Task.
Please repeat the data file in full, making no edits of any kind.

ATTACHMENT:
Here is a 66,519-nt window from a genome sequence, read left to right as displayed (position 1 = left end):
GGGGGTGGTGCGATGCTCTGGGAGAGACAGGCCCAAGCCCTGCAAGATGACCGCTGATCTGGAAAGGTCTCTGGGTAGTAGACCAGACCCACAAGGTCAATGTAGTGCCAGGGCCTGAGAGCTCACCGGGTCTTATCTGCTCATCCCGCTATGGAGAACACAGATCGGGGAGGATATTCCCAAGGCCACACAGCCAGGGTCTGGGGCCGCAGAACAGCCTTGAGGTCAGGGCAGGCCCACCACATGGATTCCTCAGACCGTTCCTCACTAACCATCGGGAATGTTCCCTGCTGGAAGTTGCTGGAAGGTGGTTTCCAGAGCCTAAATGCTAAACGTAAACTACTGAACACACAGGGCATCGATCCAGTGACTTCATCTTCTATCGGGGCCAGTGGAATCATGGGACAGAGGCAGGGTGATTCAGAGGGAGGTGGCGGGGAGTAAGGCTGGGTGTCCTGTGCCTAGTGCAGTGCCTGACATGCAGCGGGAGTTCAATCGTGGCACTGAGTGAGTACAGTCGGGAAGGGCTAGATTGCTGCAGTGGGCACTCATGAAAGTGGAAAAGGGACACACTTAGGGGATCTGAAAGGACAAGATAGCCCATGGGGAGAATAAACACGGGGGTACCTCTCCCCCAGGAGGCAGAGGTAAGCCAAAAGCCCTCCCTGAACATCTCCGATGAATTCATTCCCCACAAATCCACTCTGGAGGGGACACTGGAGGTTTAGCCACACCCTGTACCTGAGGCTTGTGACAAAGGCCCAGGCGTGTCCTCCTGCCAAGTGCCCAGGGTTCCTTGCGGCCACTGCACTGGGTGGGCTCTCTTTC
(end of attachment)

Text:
Here is a 66,519-nt window from a genome sequence, read left to right as displayed (position 1 = left end):
GGGGGTGGTGCGATGCTCTGGGAGAGACAGGCCCAAGCCCTGCAAGATGACCGCTGATCTGGAAAGGTCTCTGGGTAGTAGACCAGACCCACAAGGTCAATGTAGTGCCAGGGCCTGAGAGCTCACCGGGTCTTATCTGCTCATCCCGCTATGGAGAACACAGATCGGGGAGGATATTCCCAAGGCCACACAGCCAGGGTCTGGGGCCGCAGAACAGCCTTGAGGTCAGGGCAGGCCCACCACATGGATTCCTCAGACCGTTCCTCACTAACCATCGGGAATGTTCCCTGCTGGAAGTTGCTGGAAGGTGGTTTCCAGAGCCTAAATGCTAAACGTAAACTACTGAACACACAGGGCATCGATCCAGTGACTTCATCTTCTATCGGGGCCAGTGGAATCATGGGACAGAGGCAGGGTGATTCAGAGGGAGGTGGCGGGGAGTAAGGCTGGGTGTCCTGTGCCTAGTGCAGTGCCTGACATGCAGCGGGAGTTCAATCGTGGCACTGAGTGAGTACAGTCGGGAAGGGCTAGATTGCTGCAGTGGGCACTCATGAAAGTGGAAAAGGGACACACTTAGGGGATCTGAAAGGACAAGATAGCCCATGGGGAGAATAAACACGGGGGTACCTCTCCCCCAGGAGGCAGAGGTAAGCCAAAAGCCCTCCCTGAACATCTCCGATGAATTCATTCCCCACAAATCCACTCTGGAGGGGACACTGGAGGTTTAGCCACACCCTGTACCTGAGGCTTGTGACAAAGGCCCAGGCGTGTCCTCCTGCCAAGTGCCCAGGGTTCCTTGCGGCCACTGCACTGGGTGGGCTCTCTTTC